1. ” We aren’t looking in the right way.”  With our  modern advances, we have many more ways of observing the universe than ever before, and also more ways of communicating those results to each other.  If there were genuine supernatual events happening, someone would have measured them by now, written a paper and won a Nobel.  Or at least won the $1,000,000 from the JREF.  But so far, the closer and more accurately we look, the more the miracles are just not showing up.  We study intercessory prayer and discover that it does nothing.   Amputees are never healed.  People who say god talks to them are never given any accurate information that they could not hve gotten another way.   I’ve actually heard believers say things like “Well, if you don’t believe, then you won’t see the miracle.  You have to believe first.”  There’s a name for making up your mind first, then looking for the evidence to back it up afterward: Confirmation Bias.

2. “They don’t happen anymore because Jesus.”  The premise is that god doesn’t need any of that OT stuff anymore because there’s a “new covenant” and now all that’s needed is a personal relationship with Jesus.  No more animal sacrifices, no big showy miracles, bacon is OK now, tattoos are allowed, all of that stuff that was so vital to keep biblegod from smiting you is now not needed anymore (although somehow homosexuality is still bad, go figure).  I have a couple of problems with this.  First, the NT also has miracles.  People had Jesus right in front of them, and they still needed miracles, and even then most of those people did not drop everything to become followers.  Thomas asked for evidence before he could believe, and he got it.  Later the apostles were supposedly also working miracles to demonstrate the truth of their message.  So “not needing miracles” anymore does not fly.

My other problem with this is that biblegod is supposed to be a perfect being.  So, a perfect being who used to show off all the time but now doesn’t?  A perfect being who used to throw temper tantrums if people were wicked, flooding the earth or swallowing them up with an earthquake or a fish, but now he’s apparently had anger management lessons?  Why would a perfect being change?  Why would a perfect being ever need to change the rules?   He used to be all jealous and badass and smitey, and insisted on strange pointless rituals and demanded the smell of barbeque, and now he just wants to live in your heart and help you find your keys?  This makes no sense at all.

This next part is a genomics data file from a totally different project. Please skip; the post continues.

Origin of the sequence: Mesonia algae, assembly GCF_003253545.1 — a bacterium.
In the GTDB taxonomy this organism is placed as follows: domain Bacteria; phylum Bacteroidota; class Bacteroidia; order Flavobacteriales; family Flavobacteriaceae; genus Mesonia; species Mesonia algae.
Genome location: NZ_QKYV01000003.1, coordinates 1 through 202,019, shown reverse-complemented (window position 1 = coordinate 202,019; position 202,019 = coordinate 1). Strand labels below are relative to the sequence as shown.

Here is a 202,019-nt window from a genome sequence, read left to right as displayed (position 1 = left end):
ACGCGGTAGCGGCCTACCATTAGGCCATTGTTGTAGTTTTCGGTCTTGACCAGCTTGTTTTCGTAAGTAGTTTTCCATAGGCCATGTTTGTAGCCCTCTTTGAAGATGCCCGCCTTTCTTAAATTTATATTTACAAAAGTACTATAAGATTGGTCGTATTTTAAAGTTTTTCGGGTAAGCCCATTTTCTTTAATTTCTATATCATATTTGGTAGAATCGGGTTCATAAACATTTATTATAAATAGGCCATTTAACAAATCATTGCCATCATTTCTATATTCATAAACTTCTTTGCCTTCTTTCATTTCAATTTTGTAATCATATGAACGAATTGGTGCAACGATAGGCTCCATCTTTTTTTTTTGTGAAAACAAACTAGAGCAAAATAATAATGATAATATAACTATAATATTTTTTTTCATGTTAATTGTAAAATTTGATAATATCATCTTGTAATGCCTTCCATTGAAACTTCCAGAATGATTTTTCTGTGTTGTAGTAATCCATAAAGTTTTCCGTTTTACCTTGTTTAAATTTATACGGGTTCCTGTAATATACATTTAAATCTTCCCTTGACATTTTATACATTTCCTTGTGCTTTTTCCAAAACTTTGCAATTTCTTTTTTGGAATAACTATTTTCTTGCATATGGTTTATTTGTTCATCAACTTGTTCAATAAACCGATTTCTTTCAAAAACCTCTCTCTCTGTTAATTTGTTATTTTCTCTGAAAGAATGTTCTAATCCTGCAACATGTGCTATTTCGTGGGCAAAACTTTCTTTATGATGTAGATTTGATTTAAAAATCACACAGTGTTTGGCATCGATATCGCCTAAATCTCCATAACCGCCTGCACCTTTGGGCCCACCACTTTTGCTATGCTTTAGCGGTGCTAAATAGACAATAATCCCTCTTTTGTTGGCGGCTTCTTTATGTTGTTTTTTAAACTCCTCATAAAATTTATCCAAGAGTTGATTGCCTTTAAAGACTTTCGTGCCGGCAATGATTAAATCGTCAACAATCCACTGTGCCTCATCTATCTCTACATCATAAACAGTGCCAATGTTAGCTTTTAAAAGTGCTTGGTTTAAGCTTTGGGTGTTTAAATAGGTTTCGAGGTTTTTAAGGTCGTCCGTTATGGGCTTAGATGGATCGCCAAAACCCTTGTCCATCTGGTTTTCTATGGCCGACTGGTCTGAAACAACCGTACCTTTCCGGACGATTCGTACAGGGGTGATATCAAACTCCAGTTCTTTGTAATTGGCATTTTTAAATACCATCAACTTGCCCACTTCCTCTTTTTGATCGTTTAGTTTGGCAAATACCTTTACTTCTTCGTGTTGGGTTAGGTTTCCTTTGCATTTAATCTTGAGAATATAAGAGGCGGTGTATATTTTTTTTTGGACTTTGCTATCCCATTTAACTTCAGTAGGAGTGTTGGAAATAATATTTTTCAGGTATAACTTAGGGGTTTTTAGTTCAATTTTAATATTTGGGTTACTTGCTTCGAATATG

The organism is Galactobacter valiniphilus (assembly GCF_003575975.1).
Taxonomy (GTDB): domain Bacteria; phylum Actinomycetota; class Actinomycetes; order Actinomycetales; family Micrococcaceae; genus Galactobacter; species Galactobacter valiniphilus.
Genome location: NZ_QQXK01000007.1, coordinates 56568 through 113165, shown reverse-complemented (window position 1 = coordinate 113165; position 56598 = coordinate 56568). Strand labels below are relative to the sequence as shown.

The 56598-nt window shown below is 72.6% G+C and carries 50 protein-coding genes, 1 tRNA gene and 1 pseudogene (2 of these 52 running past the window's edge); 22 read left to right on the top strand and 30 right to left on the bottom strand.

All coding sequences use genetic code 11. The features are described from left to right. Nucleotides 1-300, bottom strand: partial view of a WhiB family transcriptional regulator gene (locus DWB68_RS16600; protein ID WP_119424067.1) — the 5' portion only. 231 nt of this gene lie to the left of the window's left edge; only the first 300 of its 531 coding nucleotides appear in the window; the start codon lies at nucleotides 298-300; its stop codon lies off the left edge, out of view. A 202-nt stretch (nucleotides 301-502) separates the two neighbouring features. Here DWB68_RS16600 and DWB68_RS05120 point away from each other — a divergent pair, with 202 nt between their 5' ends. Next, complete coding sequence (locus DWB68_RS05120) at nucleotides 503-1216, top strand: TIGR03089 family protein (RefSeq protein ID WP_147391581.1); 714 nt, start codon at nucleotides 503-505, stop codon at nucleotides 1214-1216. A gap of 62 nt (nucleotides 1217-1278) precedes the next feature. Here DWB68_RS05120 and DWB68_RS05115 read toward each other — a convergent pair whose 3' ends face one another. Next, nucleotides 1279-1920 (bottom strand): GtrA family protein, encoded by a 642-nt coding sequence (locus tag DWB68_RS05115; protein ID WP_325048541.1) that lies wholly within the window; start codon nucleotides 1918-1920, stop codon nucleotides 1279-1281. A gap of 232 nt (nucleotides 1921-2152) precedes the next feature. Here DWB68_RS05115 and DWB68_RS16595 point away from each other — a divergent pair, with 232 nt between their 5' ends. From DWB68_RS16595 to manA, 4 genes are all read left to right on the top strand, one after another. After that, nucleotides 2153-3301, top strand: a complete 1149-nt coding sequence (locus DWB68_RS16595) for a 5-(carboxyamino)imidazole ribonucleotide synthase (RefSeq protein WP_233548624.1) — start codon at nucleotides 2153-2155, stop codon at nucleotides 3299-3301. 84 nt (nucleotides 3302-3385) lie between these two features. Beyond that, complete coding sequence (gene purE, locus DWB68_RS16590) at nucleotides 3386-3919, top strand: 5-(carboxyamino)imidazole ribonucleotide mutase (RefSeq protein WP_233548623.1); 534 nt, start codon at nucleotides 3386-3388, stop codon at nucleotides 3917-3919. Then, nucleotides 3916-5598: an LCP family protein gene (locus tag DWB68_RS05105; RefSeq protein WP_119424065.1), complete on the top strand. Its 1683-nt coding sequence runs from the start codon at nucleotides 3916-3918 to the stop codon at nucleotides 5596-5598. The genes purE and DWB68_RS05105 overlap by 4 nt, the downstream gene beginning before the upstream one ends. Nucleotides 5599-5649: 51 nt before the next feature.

3. They don’t happen anymore because Mysterious Ways™.  “God has a plan and we can’t understand it. He’s just so far above us that we couldn’t begin to comprehend him.  We just have to trust.”  This one is a cop-out.  If biblegod is so frikkin mysterious, then how do you claim to understand anything about him at all?  Yet preachers get up and say:  “I know what god wants, he wants you to think a and b and c, never think d or e or f, and you must hate x and y and z because he does.  I assure you that if you believe exactly what I tell you this book says, you’ll be doing exactly what he wants.  He loves guns, he hates gays, he will rain down blessings if you say this particular prayer, and he wants you to give me at least 10% of your money.”  This version of god is not mysterious in the least! If he’s so mysterious you can’t understand him, then he’s mysterious enough that the preachers don’t understand him and the prophets didn’t understand him either.   If you use “Mysterious Ways™” to explain theological problems away, then you need to stop trying to convince people that you understand anything about your god.

4. They never happened because the bible is a big book of tall tales.   People tell impressive stories around the campfire, later other people write them down, and then years later other people think all that stuff was supposed to be real.  Yeah. This is the only one of the options that really makes any consistent sense.

Does anybody else have any other explanations they’ve heard from believers for the absense of modern miracles?